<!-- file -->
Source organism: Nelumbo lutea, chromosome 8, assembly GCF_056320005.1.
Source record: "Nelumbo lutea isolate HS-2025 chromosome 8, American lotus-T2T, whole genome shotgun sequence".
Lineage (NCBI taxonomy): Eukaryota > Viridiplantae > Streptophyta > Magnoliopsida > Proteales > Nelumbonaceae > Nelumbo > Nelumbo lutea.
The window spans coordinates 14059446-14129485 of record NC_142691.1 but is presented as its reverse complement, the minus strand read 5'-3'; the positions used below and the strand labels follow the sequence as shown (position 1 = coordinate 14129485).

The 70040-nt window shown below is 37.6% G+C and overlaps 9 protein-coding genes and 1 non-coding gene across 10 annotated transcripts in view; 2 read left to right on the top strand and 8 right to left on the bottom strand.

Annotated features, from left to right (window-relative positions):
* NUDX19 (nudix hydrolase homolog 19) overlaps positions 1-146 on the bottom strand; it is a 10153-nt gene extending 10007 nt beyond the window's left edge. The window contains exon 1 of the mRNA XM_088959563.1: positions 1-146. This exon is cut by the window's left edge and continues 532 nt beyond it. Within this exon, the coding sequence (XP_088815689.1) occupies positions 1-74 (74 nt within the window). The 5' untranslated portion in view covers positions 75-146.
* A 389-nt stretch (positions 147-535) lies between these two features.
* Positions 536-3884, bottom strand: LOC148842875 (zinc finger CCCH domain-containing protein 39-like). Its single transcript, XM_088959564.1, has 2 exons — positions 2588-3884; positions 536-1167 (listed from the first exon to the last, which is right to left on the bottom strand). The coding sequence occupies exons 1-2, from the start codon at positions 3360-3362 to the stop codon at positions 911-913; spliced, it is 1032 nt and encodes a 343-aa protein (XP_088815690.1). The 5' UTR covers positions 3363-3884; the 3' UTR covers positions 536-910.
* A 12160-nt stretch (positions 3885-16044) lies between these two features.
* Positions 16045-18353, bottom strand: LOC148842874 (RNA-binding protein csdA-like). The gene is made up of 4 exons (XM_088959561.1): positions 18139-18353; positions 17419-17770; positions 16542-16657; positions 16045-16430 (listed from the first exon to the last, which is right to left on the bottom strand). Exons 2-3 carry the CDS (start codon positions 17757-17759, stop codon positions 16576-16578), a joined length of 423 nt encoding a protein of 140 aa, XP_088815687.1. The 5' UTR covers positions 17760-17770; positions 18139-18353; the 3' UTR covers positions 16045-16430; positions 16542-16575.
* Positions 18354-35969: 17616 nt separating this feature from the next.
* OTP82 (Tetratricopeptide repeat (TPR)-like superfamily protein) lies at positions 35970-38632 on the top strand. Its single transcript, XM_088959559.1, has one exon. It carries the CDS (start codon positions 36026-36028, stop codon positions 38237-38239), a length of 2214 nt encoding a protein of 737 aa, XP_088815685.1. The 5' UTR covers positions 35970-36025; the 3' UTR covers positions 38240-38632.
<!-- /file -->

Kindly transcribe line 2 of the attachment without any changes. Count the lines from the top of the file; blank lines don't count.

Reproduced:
Source record: "Nelumbo lutea isolate HS-2025 chromosome 8, American lotus-T2T, whole genome shotgun sequence".